For example, one study in the Saudi Journal for Health Sciences examined how high levels of stress affected college-age women's menstrual cycle. They found that higher levels of stress were associated with more painful periods. Another study found an association between women feeling stressed earlier in their cycle and the severity of their premenstrual symptoms (per National Institutes of Health). The findings revealed that women were up to four times more likely to have severe menstrual symptoms when they were stressed, compared to when they did not feel stress.

Learning to manage your daily stress can help you manage your period pain. According to the Cleveland Clinic, you can decrease stress by getting regular exercise, eating healthy, avoiding caffeine and nicotine, and practicing relaxation techniques like yoga, meditation, and mindfulness.

Get regular exercise

One of the last things you probably want to do when you're doubled over in pain from menstrual cramps is to exercise. However, according to Healthline, exercises such as walking may help combat those painful periods. 

Many doctors agree that exercise can help reduce period pain. Dr. Gustavo Rossi, an obstetrician at Virginia Hospital Center in Arlington, told WebMD that the reason exercise can help to ease cramps is because when you exercise, your body releases beta-endorphins, which acts as its natural pain reliever. If you feel like your period cramps are slowing you down each month, try incorporating a regular exercise regime into your daily schedule. A review found that regular exercise (three times a week or more) can significantly reduce your menstrual cramp pain (per Cochrane Library).

Some of the best types of exercise to combat period cramps include walking, swimming, yoga, pilates, aerobics, and strength training (via Goodrx). You can adjust your workout based on how you feel.

Try an essential oil massage

People have been using essential oils for centuries, but can they help relieve your menstrual cramps? According to one review in the Journal of Clinical Medicine, essential oils can indeed help manage pain when it comes to that time of the month.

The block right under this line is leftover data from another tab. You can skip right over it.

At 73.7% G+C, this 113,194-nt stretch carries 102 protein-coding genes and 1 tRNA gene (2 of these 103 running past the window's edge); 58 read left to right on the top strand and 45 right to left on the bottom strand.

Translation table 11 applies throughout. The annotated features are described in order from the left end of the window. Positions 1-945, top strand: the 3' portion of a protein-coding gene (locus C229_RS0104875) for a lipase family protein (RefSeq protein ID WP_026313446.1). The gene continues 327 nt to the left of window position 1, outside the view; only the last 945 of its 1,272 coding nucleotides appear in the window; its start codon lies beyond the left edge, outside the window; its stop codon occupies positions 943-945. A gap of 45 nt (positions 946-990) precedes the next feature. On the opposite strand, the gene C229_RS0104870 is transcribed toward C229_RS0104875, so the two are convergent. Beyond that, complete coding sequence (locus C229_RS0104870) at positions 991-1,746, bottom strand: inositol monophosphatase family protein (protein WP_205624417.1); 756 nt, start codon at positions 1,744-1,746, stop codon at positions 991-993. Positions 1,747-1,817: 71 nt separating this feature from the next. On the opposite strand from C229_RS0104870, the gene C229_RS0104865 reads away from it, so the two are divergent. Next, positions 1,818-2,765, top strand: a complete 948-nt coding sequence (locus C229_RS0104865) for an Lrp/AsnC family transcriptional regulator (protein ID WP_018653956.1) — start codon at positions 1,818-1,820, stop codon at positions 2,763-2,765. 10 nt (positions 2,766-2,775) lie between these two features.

If you're wondering what kind of essential oils work best, one study found that the mixture of lavender oil, sage oil, and rose oil in almond oil can help reduce menstrual cramps when massaged on your abdomen (via The Journal of Alternative and Complementary Medicine). Another study found that mixing the essential oils of cinnamon, clove, rose, and lavender in a base of almond oil can also reduce menstrual pain as well as heavy periods (via Evidence-Based Complementary and Alternative Medicine).

If you'd like to try massaging essential oils on yourself at home, Healthline suggests adding a few drops of your essential oil of choice to a carrier oil (such as coconut, avocado, almond, or extra-virgin olive oil). This will make it easier to apply on your abdomen. Do this once a day for about a week before your period begins, in order to feel the best results.

Have an orgasm

The idea of having an orgasm while on your period may sound like a huge no-no to some women, but would you do it if could help soothe your painful period cramps? 

Dr. Maureen Whelihan, an obstetrician, and gynecologist, told Woman's Health that orgasms help release oxytocin and dopamine, which are "feel-good" chemicals. As you orgasm, the blood rushes to your uterus, helping to reduce cramps. If having sex on your period doesn't sound inviting to you, masturbation will have the same effect, according to another Women's Health article.

If a doctor's opinion doesn't convince you, then maybe some research will. A study sponsored by the sex toy brand Womanizer and the menstrual cup brand Lunette found that regular masturbation was an effective way to reduce menstrual cramps. A staggering 90% of participants said they would recommend solo play as a way to alleviate period pain. So, if you're on the fence about trying to orgasm with your partner to relieve your period pain, then perhaps you should consider a little self-help.

Add herbs to your diet